By 2000, Japan was importing about two-thirds of its beef supply, about half of which was U.S. beef because grain-fed U.S. beef tastes the closest to grain-fed Japanese beef, they said.

Data finally change
However, U.S. beef was banned following the BSE discovery and remained banned until 2005, when Japan permitted imports of beef from 20-month-old or younger U.S. cattle, they said. Since then, the U.S. has recovered 41% of the market it once had in Japan -- or 26% of the total Japanese market for imported beef (Figure), they said.

In February, Japan and the U.S. reached an agreement allowing beef from U.S. cattle under 30 months old to be exported to Japan, which gave rise to hopes of recovering the rest of the market, Dyck and Johnson said, but those hopes may need to wait now because of the yen/dollar relationship.

Furthermore, Japan has an aging and shrinking population, which may dampen beef demand in the country, and the U.S. has important markets to maintain in other parts of Asia and the Pacific, they said.

The U.S. beef industry will need several years to rebuild the Japanese market, sources said.

Fundamentally, the beef and cattle markets should be into their spring rally as cattle supplies and beef production tighten and beef demand picks up for grilling and the Memorial Day weekend, according to Bob Price at North America Risk Management Services Inc. However, the weather has been just lousy for grilling, and there are reports that "a fair amount" of beef has already been booked for Memorial Day, he said.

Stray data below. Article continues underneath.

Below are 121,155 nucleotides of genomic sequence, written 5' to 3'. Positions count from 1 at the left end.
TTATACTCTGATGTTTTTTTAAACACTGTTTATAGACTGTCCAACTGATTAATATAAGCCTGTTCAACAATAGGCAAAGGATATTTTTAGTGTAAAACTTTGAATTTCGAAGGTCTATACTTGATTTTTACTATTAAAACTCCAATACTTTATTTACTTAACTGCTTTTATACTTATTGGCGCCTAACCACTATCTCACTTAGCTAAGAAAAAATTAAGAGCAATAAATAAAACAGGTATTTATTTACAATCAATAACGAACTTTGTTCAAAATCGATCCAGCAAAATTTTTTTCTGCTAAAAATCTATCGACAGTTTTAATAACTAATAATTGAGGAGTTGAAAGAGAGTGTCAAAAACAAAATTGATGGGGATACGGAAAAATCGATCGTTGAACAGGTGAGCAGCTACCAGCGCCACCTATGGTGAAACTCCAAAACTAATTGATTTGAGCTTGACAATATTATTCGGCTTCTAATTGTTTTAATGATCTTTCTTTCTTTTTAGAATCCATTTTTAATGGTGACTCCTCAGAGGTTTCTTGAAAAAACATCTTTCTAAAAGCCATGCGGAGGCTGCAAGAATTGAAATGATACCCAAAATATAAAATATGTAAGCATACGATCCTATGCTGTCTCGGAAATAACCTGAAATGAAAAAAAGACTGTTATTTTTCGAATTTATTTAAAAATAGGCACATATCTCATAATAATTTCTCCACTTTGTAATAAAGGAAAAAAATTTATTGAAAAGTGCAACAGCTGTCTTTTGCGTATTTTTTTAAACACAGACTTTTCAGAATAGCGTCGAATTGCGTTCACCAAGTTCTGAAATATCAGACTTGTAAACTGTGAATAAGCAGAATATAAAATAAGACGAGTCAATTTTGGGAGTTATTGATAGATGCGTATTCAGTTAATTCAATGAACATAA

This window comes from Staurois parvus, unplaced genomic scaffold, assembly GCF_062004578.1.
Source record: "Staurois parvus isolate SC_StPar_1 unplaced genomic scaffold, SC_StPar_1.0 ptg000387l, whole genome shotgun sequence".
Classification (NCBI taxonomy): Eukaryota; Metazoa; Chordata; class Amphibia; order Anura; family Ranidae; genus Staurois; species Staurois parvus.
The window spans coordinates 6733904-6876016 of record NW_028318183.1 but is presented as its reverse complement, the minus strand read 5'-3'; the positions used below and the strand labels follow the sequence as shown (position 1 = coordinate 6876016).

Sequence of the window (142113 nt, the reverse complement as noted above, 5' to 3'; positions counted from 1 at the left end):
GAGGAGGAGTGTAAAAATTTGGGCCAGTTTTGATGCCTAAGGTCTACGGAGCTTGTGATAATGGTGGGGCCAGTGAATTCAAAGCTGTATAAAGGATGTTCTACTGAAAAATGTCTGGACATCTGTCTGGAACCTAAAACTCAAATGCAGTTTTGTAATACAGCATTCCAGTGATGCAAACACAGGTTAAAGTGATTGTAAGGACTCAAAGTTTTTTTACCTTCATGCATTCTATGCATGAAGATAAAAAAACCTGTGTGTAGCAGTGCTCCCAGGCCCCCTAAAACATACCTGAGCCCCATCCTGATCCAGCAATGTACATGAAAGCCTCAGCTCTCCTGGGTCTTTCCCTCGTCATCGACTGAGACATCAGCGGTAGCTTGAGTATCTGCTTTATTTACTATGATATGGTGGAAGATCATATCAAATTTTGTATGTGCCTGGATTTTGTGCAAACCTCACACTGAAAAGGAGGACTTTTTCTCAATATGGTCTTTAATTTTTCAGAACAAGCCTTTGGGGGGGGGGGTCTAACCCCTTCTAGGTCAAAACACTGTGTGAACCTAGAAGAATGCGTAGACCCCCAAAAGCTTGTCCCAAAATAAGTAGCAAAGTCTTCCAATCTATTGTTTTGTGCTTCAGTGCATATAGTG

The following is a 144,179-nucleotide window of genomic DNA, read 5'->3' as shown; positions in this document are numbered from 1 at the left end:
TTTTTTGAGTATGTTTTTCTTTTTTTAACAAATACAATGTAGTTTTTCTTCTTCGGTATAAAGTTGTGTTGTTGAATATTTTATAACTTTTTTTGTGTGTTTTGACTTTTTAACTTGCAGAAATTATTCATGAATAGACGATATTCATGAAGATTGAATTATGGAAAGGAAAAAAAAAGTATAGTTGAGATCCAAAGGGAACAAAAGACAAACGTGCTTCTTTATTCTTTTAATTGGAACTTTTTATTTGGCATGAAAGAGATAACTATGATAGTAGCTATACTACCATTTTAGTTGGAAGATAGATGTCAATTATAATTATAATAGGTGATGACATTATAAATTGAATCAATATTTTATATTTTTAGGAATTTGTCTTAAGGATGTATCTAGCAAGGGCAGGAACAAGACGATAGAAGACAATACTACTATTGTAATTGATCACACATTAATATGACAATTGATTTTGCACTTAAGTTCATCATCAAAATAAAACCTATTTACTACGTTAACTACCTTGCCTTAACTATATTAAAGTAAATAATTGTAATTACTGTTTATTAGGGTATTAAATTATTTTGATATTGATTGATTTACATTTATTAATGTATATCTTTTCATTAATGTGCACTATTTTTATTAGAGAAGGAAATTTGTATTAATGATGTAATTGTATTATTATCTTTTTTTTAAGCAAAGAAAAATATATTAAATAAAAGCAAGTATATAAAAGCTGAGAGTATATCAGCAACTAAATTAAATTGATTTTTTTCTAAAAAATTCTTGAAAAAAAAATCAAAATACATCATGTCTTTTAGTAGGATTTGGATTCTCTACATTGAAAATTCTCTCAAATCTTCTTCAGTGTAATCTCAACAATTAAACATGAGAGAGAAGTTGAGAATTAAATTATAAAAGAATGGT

The cattle supply tightness will be confirmed -- again -- in this week's feedlot inventory report that's expected to show the lowest March placements in the history of the report, which began in 1996, and the smallest April 1 inventory since 1999, analysts said in pre-report estimates.

Fundamentally, the hog and pork markets should also be into their spring rally as hog supplies and pork production tighten and pork demand picks up, but the weather is just as lousy for pork as it is for beef, according to Dennis Smith at Archer Financials. Additionally, while avian influenza in China could push consumers there to pork, food price inflation there is slowing, which decreases the competitiveness of U.S. pork against Chinese pork, he said.

Another issue that may hit beef and pork hard is the growing possibility that Canada may retaliate against what it calls the discriminatory U.S. country-of-origin labeling law by assessing $1 billion in tariffs on U.S. exports to Canada, including beef and pork.

The measure restricts Canadian and Mexican exports of cattle, hogs, beef and pork to the U.S., and Mexico could very well follow Canada's lead, sources said. Last year, Canada was the largest export market for U.S. beef and the second-largest market for U.S. pork, and Mexico was the number-three and number-two market for U.S. beef and pork, in that order.